“They don’t seem to think they’ve done anything wrong,” she said. “[I told them], if you want to repair this with the resident deans, it would make sense to talk about why you thought this was the right thing at the time, and apologize for not notifying us after the fact.”

I feel that the administration has done this.

I've seen postings in other places, where people are suggesting that this case demonstrates some sort of moral failing, and that someone somewhere should be dismissed.  I disagree.  In my opinion, a Resident Dean made an understandable (and I would argue small) error in judgment in forwarding an email marked confidential.  The administration was rightly concerned.  In my opinion, the administration made an error in judgment by not treating the Resident Deans as faculty and strictly following the Harvard policy by informing them that a search was being done as part of an investigation into the matter.  I'm not clear if they feel they made an error in judgment, but they have apologized.

The faculty now have a chance to discuss with the administration why they felt this was an error in judgment and how they'd like to see similar situations handled in the future.  I expect and hope these conversations will happen.  But I don't think that's the sort of exciting stuff that somehow gets into the New York Times.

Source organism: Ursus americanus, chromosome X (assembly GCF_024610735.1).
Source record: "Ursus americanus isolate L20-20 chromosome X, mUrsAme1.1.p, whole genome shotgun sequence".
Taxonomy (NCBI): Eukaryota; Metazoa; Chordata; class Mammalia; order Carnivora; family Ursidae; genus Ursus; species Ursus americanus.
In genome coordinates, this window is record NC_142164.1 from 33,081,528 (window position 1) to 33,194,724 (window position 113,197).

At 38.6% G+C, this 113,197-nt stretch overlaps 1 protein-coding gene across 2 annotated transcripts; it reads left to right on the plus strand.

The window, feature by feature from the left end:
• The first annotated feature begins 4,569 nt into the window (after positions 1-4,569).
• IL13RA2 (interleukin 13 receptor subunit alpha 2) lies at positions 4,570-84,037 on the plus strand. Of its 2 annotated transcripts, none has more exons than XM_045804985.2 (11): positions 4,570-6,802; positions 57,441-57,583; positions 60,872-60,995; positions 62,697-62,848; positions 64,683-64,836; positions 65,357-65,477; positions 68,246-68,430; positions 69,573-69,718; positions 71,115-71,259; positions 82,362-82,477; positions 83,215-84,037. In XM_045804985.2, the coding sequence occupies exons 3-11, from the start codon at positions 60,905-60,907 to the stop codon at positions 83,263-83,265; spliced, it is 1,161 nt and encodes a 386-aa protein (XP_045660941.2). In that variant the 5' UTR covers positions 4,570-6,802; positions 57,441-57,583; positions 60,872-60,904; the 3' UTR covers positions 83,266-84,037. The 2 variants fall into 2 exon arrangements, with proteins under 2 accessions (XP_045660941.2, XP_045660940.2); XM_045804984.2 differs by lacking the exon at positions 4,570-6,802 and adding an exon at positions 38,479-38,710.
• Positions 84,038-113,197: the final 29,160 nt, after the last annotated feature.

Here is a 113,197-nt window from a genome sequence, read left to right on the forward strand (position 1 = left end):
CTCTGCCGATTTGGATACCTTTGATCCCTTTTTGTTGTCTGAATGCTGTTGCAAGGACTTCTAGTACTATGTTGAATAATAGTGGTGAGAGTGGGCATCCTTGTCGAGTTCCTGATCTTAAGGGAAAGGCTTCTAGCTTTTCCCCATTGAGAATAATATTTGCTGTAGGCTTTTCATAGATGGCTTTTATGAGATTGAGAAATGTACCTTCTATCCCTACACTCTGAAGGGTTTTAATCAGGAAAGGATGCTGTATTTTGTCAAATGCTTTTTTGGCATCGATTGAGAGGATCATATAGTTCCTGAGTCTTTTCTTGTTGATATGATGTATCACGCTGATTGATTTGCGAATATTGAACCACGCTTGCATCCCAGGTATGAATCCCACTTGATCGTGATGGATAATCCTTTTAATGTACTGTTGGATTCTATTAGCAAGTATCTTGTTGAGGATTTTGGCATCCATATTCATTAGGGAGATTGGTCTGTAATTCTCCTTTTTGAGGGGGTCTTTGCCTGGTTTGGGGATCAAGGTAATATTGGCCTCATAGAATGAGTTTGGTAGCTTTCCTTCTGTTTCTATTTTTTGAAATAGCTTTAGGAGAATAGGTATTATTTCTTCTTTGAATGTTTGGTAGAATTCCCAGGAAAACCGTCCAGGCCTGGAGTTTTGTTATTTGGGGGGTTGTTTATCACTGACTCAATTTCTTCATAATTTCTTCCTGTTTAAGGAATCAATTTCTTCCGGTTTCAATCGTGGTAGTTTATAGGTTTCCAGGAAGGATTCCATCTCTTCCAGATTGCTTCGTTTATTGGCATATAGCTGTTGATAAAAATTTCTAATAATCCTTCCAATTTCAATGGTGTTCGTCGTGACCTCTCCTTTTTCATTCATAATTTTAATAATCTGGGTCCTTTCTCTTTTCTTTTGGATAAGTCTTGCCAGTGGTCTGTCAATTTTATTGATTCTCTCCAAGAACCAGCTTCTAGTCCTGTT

6 comments:

D. Eppstein said...

It looked ok, up to the final paragraph, which is a pseudo-apology and not a real apology. "I'm sorry that your misinterpretation of policy led you to think I broke it" is not an apology. "I'm sorry that I broke the policy and I will take steps to make sure I don't do it again" is an apology. Theirs looks a lot more like the first than the second.

Greg Morrisett said...

I agree with Mitzenmacher's summary and conclusions. This has been blown out of proportion (and I'm partly to blame for that.) The key things, moving forward, are for the administration to reaffirm the policy for FAS faculty, and to clarify to whom the policy applies.

Anonymous said...

There's a simple criterion that applies in this and many other cases: a statement beginning "we apologize if ..." is not an apology.

In more detail, I think the statement is disingenuous on two levels.

"We understand that others may see the situation differently, and we apologize if any Resident Deans feel our communication of the investigation was insufficient."

1. Others DO see the situation differently, and some Res. Deans presumably DO feel the communication (and execution) of the investigation was improper. These facts could be easily ascertained. So the "may" and "if" above are disingenuous, and serve to deflect the more proper expression of what was written: "SINCE x, y, and z hold, we apologize."

2. IMO, there is no real apology without an admission of wrongdoing. At most there is an expression of regret for an unfortunate consequence of one's actions, as in, "We regret to inform you that your grant application was rejected." (But we're not sorry. We stand by our decision.)

Jayaram K R said...

Good that people at Harvard cannot be harassed like some of the professors in Michigan

http://tpmdc.talkingpointsmemo.com/2011/03/in-michigan-conservative-think-tank-seeks-labor-prof-emails.php

I ended up switching most of my email to private accounts after I read the article above -- including using private email when I submit papers to conferences.

Allende said...

Still think there is no moral issue here and things were blown out of proportion by the media?

Michael Mitzenmacher said...

@Allende: Yes.